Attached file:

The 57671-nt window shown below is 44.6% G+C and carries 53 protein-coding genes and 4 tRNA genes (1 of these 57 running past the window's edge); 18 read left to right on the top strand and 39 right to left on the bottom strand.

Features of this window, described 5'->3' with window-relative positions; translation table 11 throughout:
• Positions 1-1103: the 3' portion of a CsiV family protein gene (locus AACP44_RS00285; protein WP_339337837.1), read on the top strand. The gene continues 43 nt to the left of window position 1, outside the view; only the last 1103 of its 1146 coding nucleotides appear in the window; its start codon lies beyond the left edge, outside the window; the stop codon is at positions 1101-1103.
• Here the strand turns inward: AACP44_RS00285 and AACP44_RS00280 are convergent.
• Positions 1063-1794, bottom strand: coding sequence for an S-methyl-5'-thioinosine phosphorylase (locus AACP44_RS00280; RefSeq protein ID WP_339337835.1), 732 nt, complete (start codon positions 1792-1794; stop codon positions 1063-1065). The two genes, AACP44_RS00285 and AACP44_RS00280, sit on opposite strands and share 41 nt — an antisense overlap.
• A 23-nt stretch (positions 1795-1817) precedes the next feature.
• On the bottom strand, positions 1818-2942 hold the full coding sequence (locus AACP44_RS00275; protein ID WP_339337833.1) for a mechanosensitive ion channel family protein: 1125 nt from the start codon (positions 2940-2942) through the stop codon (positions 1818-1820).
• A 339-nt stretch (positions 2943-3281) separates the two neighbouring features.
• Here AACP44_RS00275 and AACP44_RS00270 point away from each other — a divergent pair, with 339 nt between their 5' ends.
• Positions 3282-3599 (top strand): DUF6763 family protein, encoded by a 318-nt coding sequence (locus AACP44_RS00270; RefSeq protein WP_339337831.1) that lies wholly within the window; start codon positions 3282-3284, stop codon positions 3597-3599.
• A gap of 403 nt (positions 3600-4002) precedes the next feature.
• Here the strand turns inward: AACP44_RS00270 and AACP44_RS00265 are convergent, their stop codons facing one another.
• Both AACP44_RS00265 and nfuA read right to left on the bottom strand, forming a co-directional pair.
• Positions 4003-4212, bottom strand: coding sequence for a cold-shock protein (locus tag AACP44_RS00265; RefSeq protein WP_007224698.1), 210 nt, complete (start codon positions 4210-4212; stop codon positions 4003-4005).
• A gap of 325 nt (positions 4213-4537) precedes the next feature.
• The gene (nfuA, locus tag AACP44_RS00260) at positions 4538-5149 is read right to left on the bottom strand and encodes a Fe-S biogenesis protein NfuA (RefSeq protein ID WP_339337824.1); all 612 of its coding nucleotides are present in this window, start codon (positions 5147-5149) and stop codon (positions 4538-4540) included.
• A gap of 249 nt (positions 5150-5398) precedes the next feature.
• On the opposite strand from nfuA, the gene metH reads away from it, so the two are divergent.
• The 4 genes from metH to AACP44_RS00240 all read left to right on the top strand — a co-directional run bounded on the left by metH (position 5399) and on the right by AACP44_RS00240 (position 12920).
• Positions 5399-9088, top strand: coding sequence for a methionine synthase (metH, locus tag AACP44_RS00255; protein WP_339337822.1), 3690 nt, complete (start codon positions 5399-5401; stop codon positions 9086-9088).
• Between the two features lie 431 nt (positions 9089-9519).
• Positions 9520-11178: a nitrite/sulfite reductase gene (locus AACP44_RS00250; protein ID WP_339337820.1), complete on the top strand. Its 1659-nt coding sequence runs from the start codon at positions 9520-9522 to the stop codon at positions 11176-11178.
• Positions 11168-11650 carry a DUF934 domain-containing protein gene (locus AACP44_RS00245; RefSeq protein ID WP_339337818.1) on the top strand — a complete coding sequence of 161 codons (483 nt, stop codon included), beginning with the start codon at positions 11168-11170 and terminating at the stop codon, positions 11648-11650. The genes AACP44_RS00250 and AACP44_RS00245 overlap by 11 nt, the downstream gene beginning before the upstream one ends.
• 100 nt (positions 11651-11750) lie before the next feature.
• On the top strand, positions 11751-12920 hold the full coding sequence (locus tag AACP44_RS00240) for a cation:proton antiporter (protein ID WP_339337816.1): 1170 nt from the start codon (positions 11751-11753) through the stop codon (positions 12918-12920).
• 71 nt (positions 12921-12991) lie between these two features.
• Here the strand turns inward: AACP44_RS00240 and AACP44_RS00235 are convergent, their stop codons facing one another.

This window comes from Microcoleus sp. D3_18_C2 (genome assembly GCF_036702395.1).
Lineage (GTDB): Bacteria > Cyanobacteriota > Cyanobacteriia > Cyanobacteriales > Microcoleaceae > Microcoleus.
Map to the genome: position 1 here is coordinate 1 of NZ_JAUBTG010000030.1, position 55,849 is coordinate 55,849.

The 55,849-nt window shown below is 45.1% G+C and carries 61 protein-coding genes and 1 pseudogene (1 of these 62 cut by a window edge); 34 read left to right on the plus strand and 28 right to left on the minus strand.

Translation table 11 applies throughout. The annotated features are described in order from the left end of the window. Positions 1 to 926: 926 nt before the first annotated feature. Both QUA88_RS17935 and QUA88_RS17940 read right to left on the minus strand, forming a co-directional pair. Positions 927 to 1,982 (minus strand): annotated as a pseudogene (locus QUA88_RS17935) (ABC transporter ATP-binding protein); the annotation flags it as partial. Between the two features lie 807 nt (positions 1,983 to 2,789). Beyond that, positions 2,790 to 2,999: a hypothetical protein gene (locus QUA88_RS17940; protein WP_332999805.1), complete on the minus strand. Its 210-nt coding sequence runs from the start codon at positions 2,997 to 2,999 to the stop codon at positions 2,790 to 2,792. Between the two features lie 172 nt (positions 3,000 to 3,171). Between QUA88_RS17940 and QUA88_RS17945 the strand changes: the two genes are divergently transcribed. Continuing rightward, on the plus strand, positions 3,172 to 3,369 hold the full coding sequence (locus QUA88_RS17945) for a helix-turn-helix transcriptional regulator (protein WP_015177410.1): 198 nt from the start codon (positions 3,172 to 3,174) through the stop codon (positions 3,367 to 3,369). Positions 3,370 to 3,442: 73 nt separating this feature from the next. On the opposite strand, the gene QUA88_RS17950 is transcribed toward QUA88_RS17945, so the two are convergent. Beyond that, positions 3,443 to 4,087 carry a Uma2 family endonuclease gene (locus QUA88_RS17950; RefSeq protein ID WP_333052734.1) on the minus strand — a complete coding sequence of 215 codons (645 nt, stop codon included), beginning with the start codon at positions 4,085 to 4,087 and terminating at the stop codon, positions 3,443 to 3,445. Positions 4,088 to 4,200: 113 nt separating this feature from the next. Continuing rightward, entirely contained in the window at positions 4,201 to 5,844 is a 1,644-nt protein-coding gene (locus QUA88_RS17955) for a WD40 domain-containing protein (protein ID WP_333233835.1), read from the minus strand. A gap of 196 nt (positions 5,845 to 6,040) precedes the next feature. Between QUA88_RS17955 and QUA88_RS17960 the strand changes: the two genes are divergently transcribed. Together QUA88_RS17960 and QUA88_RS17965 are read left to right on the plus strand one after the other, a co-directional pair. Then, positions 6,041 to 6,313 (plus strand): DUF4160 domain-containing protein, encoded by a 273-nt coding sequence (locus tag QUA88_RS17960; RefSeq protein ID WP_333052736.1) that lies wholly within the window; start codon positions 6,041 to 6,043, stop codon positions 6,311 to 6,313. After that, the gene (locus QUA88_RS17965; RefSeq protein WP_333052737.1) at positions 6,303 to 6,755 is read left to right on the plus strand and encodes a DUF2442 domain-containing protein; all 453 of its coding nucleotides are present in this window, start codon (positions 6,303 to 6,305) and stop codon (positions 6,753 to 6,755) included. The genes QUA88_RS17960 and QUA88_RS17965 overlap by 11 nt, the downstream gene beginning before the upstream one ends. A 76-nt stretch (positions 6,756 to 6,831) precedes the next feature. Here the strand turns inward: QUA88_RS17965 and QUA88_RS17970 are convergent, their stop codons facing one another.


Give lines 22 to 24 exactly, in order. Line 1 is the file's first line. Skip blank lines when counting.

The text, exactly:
• Positions 9520-11178: a nitrite/sulfite reductase gene (locus AACP44_RS00250; protein ID WP_339337820.1), complete on the top strand. Its 1659-nt coding sequence runs from the start codon at positions 9520-9522 to the stop codon at positions 11176-11178.
• Positions 11168-11650 carry a DUF934 domain-containing protein gene (locus AACP44_RS00245; RefSeq protein ID WP_339337818.1) on the top strand — a complete coding sequence of 161 codons (483 nt, stop codon included), beginning with the start codon at positions 11168-11170 and terminating at the stop codon, positions 11648-11650. The genes AACP44_RS00250 and AACP44_RS00245 overlap by 11 nt, the downstream gene beginning before the upstream one ends.
• 100 nt (positions 11651-11750) lie before the next feature.